You didn't know today was only the third time I took Sophia (as I've named my new power wheelchair) out, and the first time I rode her on the few blocks trek to the local corner store.
You didn't know I was still learning to navigate Sophia- stop smoothly, go around obstacles, and (when on an empty, safe stretch of sidewalk) go top speed just for the great fun of it. More crucially, you didn't know I was learning to navigate my sense of self, figuring who I am given the changes and challenges of the last months. That, ultra-attuned to others’ reactions, I hoped desperately people would see me in that chair.
You didn't know my story of how for 16 years I've battled a condition that causes severe chronic pain and other symptoms, nor how an injury to my leg caused mobility struggles the past few months. You didn't know how home-trapped I've been, nor how I've dreamed of the day I would once again go to that corner store. You couldn't have known how that simple trip to the store meant more than almost anything.
A lot was riding on this trip I took today beyond what you could see- a lady wearing a purple-knit owl hat riding in a wheelchair. A lady who at various times on that first journey to the store needed help with unanticipated wrinkles. A lady who you jumped right in to help without even being asked.
- Thank you to the mother and her cute little daughter who saw me ride up to the store, then be foiled by a heavy, non-automatic door that couldn’t be pulled open from a wheelchair. Just as I tried to figure out how I'd get inside, you ran back to open the door for me.
- Thank you to every person in the store who made eye contact with me and smiled at me just as if I was like any other customer. Maybe some might think it strange or even wrong for me to thank you for this, that I should have the confidence to know in my soul that I am the same as any other customer. That I should not seek validation for my worth from the responses of others. I get that. But.... my self-image has been shaken up along my journey, like a mailed packaged that arrives dented and torn. The polite gentleness with which you treated me felt like soothing body butter on my cracked, dry sense of self.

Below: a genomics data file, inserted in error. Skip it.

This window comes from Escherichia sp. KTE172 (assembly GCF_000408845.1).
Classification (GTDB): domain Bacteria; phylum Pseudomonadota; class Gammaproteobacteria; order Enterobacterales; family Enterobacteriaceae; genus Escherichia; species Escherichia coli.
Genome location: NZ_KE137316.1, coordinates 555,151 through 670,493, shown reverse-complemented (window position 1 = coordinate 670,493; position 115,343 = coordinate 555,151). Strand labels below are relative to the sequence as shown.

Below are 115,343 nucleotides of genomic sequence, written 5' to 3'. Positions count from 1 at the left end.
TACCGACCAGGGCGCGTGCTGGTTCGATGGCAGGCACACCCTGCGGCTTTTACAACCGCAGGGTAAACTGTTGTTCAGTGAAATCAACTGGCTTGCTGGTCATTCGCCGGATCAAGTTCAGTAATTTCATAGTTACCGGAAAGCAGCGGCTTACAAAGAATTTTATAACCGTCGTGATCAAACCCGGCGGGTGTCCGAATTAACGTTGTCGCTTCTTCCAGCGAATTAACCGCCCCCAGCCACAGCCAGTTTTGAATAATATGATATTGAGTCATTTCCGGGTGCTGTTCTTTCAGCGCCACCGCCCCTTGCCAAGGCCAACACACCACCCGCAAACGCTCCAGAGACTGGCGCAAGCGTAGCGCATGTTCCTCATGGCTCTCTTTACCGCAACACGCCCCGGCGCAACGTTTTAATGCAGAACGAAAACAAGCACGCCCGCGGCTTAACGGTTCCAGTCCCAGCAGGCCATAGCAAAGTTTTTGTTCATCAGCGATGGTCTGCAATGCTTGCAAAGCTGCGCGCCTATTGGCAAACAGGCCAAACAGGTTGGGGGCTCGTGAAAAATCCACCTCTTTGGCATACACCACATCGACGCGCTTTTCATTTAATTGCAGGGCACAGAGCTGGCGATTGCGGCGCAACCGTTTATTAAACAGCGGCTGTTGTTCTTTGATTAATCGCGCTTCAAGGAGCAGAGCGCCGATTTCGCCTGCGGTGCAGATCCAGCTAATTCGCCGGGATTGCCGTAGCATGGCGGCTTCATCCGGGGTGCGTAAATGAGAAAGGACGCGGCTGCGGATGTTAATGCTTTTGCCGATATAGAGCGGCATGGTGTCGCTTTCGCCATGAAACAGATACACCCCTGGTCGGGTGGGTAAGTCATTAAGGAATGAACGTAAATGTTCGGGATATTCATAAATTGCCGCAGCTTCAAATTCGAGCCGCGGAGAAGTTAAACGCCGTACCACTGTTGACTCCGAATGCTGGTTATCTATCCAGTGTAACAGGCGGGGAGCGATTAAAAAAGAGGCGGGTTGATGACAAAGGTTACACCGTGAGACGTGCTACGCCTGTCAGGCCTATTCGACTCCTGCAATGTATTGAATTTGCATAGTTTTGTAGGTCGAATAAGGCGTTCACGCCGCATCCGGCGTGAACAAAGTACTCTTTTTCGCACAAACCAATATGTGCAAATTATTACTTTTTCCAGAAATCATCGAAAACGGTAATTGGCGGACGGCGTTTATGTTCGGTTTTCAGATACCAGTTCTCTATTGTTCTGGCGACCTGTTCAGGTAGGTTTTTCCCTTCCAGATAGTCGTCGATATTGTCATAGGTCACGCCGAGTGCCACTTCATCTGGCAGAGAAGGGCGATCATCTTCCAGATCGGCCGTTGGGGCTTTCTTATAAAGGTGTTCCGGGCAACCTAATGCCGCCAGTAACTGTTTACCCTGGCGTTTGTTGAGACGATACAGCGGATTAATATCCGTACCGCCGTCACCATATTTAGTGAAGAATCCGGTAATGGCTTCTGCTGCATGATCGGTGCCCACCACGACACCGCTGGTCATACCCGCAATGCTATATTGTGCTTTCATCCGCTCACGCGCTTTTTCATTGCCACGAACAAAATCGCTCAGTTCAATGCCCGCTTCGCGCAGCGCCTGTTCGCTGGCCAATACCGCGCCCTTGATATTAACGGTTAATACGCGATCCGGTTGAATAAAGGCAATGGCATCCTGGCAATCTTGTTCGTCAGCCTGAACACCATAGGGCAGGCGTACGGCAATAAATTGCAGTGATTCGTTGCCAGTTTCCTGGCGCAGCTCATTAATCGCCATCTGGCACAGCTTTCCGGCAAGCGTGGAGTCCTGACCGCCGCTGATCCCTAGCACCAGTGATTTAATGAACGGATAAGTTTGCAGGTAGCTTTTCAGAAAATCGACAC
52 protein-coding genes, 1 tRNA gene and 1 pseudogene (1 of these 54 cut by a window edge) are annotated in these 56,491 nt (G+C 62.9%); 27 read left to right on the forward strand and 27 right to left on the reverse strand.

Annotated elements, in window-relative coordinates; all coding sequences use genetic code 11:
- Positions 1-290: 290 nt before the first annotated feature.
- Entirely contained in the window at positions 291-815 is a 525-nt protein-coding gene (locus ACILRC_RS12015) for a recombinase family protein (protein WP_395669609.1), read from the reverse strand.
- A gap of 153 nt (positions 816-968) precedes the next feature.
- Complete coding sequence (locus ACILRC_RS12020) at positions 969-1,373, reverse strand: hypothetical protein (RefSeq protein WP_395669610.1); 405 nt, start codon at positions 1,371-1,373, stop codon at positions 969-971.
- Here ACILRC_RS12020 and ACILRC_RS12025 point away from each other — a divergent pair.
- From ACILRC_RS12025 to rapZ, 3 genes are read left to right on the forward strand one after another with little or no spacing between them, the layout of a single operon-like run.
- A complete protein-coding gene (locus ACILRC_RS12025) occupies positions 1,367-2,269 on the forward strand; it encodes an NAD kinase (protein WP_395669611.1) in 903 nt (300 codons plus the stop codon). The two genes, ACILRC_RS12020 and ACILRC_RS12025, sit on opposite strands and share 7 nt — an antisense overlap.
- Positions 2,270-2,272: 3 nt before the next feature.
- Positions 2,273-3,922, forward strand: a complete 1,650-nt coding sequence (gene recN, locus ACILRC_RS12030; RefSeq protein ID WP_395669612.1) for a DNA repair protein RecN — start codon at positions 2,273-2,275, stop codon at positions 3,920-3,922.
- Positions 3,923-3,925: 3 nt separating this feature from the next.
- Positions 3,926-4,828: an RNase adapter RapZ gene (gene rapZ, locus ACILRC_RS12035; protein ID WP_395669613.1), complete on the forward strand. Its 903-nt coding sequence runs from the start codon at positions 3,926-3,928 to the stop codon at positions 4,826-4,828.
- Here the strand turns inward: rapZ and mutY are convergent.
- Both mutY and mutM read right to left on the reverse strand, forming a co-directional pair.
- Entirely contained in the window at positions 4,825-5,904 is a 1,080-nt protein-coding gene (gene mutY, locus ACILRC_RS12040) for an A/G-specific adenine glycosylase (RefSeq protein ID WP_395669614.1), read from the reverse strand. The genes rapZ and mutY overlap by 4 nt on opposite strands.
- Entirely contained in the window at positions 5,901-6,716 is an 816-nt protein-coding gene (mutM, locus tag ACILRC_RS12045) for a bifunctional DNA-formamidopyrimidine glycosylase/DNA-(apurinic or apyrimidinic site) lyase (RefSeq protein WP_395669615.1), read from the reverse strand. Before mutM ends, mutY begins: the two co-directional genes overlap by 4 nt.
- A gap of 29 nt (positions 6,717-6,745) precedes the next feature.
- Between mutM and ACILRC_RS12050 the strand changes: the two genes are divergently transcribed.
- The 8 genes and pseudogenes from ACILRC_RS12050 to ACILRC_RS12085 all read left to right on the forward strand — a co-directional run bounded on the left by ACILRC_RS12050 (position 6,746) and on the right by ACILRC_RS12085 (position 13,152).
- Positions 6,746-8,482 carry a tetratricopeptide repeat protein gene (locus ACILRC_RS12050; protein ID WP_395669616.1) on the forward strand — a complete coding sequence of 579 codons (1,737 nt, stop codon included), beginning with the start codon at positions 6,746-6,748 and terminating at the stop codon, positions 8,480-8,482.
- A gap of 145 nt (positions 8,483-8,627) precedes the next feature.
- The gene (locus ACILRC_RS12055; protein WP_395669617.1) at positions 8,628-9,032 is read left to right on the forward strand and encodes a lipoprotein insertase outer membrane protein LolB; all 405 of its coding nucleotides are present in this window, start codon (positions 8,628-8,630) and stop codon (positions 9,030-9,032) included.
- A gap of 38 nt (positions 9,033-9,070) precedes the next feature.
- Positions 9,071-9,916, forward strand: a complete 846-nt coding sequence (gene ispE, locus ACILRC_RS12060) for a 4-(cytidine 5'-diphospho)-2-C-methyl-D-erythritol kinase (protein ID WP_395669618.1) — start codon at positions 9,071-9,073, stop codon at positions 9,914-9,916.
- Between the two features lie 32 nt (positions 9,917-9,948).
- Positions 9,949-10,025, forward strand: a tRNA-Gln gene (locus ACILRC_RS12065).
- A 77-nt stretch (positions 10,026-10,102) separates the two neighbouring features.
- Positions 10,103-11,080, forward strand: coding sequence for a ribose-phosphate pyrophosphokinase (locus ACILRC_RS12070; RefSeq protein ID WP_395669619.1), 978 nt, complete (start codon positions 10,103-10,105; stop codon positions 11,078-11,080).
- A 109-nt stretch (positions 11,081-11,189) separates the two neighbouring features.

Thank you to the grocery store cashier and customer ahead of me in line, a woman wearing the coolest green running shoes. They saw I’d dropped my credit card on the floor and was struggling to reach it, and immediately both raced over to help.
- Thank you to the kind man who was driving beside me on a semi busy street as I rode Sophia home. My sweater had fallen out the side of my chair, onto the curb. You must have seen me fruitlessly trying to pick it up, because the next thing I knew you had stopped your car, jumped out, and handed it to me. I barely had time to write thank you on my communication board because another car had stopped behind you and you had to run back to your car. But I hope you know how much your kind actions meant.
Each of you, dear strangers, was going about your regular afternoon activities when you took a moment to help me. None were condescending, just friendly. You treated me with both dignity and kindness, and in doing so made a huge difference in not just how this first outing to the grocery store went, but in the confidence I'll have the next time I go out. As I re-figure out who I am as a person whose life and abilities have dramatically changed, your simple acts of kindness meant so much. To you, these acts may have seemed small, but what I'm sure you don't know is that you changed my life.